But at the Poes’ home,
Edgar Allen Poe is an instructive work for those with an interest in the early days of film-making, as it features both the bluntly primitive roots of the embryo art form and its first stirrings towards a new kind of language. The camera remains stationary, and there is no editing within any of the scenes. Nor are there any photographic tricks such as fades: each scene jumps abruptly into the next. The acting of both Herbert Yost and Linda Arvidson as the Poes could hardly be broader; it is all sweeping arm gestures, clutching hands, wide eyes and gaping mouths. Yost’s main contribution to the film is not dramatic, but visual: his resemblance to Edgar Allan Poe is quite startling, and much more effective than his acting. (That said, it should be conceded that Poe himself was rather addicted to overly dramatic public behaviour.)
Ironically, Linda Arvidson’s best acting
moments come after her character is dead. We cannot know whether the
choice was D.W. Griffith’s or Arvidson’s own, but the dead
The most interesting aspects of Edgar Allen Poe are found in its two-act middle scene. Here we see the very beginnings of true film acting, as each of the four people to whom Poe shows his work responds to it differently. The performances here, although still a little crude, are far more restrained and believable than those in the bookending domestic scenes. The snotty condescension of the “poet in residence”, as he deigns to instruct Poe in the errors of his artistic ways, is particularly amusing. The poet was played by Charles Perley, whose first screen acting role this was.
However, the performance of the film is that of the “publisher’s wife” who, in the course of a fairly brief scene, conveys an impressive range of emotions. She is annoyed by Poe’s interruption and, probably as a consequence, rudely contemptuous of his poem. When her husband reacts to the poem with interest, she is at first taken aback and then exasperated, but quickly conceals her feelings with a falsely delighted smile when “the publisher” praises Poe’s work and agrees to buy it – although the mask does slip a little when the money starts changing hands. The “publisher’s wife” was played by Anita Hendrie, who made more than sixty short films between 1908 and 1912. Hopefully, at least some of Ms Hendrie’s other performances still survive. Her contribution here makes me want to see more of her work.
(A nice touch is that the publisher is played by Anita Hendrie's own husband, the actor/director David Miles. The two acted together in nearly fifty films. Hopefully their real-life collaboration was more amicable than the fictional one we see here.)
As the earliest of biographical films, Edgar Allen Poe is an intriguing work. There is a simple assumption made here that the audience is familiar with Poe’s writing, which in the case of the poem in question was almost certainly correct; the bird and the bust together thus convey everything that was needful, as indeed they still do. The poem itself cannot be recited, of course, but both the poet and the publisher’s wife mouth some of those famous lines, while the cadence of the latter’s accompanying hand movements is quite correct, as is the flicking of the poet’s quill as he points out the poem’s myriad faults.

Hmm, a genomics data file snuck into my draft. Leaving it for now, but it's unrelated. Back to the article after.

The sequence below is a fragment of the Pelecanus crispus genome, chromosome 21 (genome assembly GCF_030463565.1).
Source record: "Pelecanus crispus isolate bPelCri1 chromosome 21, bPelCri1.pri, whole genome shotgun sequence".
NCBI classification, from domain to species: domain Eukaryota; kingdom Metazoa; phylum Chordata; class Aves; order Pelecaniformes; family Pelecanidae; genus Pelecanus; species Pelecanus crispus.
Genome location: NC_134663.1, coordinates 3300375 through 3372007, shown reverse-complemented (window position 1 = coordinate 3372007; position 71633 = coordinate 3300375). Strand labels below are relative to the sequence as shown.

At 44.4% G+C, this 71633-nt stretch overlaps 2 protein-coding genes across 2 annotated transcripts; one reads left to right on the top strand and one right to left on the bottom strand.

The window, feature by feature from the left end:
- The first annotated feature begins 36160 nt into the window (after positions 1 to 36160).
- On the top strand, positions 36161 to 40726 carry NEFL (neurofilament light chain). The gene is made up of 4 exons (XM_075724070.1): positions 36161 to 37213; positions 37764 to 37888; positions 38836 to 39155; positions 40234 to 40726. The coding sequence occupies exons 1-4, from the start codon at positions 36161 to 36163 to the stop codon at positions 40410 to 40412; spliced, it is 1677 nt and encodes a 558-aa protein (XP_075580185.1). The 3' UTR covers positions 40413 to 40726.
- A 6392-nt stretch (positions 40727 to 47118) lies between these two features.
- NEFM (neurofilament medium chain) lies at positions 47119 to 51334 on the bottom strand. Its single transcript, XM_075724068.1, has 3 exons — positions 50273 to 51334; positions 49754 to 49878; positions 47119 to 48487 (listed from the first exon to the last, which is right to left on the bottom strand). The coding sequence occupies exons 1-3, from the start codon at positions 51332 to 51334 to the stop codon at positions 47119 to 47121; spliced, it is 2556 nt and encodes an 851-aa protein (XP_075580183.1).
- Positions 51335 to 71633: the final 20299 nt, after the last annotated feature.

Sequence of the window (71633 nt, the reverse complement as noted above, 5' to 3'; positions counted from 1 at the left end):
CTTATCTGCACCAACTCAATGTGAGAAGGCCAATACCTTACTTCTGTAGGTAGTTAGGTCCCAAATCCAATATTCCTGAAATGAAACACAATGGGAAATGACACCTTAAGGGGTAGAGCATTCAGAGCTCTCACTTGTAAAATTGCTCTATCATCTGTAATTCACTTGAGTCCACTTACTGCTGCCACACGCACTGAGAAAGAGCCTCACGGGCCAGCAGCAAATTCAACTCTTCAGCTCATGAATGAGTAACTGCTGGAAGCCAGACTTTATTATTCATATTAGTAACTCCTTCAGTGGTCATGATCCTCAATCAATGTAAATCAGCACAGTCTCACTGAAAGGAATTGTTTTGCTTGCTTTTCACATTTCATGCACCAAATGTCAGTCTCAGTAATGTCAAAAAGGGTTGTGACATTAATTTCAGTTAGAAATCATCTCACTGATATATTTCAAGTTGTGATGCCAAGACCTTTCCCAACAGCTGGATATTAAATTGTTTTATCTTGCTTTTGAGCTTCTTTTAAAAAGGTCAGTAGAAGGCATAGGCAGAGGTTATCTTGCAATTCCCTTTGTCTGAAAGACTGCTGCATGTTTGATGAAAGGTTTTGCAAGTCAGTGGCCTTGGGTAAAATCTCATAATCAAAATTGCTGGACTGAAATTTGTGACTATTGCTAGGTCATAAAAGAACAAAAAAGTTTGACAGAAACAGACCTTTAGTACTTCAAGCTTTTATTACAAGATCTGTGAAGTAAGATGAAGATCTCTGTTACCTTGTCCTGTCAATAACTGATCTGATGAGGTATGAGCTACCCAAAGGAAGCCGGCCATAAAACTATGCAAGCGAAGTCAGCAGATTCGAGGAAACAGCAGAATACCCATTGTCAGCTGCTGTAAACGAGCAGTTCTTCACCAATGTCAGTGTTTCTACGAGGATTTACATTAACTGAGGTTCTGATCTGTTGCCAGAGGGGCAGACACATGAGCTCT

Beyond this, however, Edgar Allen Poe and accuracy part company. Far from meeting with scorn and rejection, “The Raven” was of all Poe’s works the most immediately successful. The poem was enormously popular with the public, and attracted wide (if not universal) critical acclaim as well. Poe made money not just from its initial publication, but from recitations of his work. The character of Poe himself is another dramatic casualty of this film. Contemporary advertising for the film assured the public that it was “Founded Upon Incidents In His Career” and would show the author as “A Man Of Heart”. While the Poes were indeed frequently in desperate financial straits, the film’s portrait of a domestic Poe, an attentive loving husband whose every thought is for his wife’s welfare, is not exactly in accordance with the facts, although it is hardly surprising to find such a sentimental characterisation in a D.W. Griffith film.
The film’s most outrageous
re-writing of history, however, comes with the melodramatic juxtapositioning of Virginia Poe’s death with her husband’s artistic
triumph. Although already suffering at the time from the
tuberculosis that would finally kill her,
This review originally formed part of a series of "Compare / Contrast" studies conducted by myself, Zack Handlen and Chad Denton. Unfortunately, a combination of internet meltdowns and bitchy real life dismembered this ongoing project. However, the "conversations" that were the centrepiece of these studies have been preserved as a part of Etc., Etc., Etc. Click the banner below to access them.
Meanwhile, Chad can currently be found at Trash Culture, while Zack is a member of the A. V. Club.